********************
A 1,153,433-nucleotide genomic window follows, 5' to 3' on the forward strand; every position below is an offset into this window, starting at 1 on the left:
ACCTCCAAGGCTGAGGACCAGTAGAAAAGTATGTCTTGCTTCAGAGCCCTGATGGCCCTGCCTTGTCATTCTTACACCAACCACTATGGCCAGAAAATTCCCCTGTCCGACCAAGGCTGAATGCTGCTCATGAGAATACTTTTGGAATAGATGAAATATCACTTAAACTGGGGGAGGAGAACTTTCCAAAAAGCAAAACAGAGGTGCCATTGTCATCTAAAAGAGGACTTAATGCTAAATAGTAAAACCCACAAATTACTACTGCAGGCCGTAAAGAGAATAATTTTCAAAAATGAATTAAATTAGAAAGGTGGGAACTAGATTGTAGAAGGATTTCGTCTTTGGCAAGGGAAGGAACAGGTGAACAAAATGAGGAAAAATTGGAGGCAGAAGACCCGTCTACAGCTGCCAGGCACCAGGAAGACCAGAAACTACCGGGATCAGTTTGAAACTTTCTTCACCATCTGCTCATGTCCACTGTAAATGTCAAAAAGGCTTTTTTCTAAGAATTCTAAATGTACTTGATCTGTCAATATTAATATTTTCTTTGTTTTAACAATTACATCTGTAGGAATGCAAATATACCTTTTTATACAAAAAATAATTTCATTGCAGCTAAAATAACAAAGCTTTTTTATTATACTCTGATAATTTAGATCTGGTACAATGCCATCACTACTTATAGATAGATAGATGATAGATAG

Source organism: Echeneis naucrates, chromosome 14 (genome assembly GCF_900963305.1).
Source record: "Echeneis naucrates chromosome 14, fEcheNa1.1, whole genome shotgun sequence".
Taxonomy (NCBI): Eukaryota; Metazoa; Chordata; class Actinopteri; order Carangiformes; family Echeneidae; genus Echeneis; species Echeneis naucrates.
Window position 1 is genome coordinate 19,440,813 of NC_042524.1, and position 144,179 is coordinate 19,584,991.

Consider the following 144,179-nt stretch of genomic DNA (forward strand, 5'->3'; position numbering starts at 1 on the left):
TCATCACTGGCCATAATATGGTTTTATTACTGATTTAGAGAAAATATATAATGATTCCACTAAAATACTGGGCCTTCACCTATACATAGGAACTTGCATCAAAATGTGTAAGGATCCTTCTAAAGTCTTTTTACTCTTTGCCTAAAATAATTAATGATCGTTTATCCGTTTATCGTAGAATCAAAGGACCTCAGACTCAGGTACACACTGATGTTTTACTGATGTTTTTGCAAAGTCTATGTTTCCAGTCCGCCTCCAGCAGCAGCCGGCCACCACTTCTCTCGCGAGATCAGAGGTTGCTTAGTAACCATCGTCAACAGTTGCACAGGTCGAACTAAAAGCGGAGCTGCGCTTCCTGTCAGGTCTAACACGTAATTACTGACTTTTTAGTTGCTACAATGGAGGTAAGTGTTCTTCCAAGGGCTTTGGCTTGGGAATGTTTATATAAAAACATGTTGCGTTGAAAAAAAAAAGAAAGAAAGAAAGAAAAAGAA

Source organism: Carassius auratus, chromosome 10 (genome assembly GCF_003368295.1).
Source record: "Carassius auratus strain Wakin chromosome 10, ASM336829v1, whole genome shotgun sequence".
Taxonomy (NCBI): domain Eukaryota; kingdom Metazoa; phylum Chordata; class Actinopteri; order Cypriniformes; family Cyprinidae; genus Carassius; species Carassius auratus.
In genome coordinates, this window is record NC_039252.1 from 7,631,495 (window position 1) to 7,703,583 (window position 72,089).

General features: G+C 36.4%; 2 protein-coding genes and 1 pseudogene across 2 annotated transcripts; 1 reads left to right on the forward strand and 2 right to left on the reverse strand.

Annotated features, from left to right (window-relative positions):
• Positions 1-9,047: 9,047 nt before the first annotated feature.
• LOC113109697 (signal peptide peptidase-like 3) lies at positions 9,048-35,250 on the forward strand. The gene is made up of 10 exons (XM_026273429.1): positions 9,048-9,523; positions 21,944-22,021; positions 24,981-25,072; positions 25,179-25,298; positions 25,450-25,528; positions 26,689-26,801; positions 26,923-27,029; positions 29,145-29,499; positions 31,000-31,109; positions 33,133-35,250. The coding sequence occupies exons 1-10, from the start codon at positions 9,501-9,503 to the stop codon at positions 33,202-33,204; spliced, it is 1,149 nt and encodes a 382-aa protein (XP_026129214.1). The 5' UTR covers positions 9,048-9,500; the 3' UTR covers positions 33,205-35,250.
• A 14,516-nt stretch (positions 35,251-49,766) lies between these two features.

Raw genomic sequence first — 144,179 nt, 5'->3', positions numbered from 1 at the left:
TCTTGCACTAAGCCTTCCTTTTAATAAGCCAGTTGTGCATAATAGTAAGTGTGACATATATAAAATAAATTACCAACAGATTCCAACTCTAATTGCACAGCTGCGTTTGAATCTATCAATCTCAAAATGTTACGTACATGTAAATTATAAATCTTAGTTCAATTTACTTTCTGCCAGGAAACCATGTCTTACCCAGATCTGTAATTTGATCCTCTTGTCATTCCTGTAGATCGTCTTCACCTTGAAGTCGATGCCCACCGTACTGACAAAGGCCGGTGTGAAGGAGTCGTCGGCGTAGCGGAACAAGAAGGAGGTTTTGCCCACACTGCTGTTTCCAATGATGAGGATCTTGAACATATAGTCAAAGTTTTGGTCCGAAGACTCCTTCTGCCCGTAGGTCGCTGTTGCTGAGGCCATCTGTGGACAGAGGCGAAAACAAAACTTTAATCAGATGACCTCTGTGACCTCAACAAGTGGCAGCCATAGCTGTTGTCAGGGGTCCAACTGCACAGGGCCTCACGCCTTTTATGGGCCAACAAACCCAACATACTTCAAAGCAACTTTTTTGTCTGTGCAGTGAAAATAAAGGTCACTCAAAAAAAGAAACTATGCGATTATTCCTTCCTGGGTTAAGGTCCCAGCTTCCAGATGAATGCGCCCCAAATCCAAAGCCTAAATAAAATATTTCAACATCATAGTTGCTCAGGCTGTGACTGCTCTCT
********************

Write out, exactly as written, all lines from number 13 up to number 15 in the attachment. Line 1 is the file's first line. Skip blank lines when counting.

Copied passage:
General features: G+C 36.4%; 2 protein-coding genes and 1 pseudogene across 2 annotated transcripts; 1 reads left to right on the forward strand and 2 right to left on the reverse strand.

Annotated features, from left to right (window-relative positions):
• Positions 1-9,047: 9,047 nt before the first annotated feature.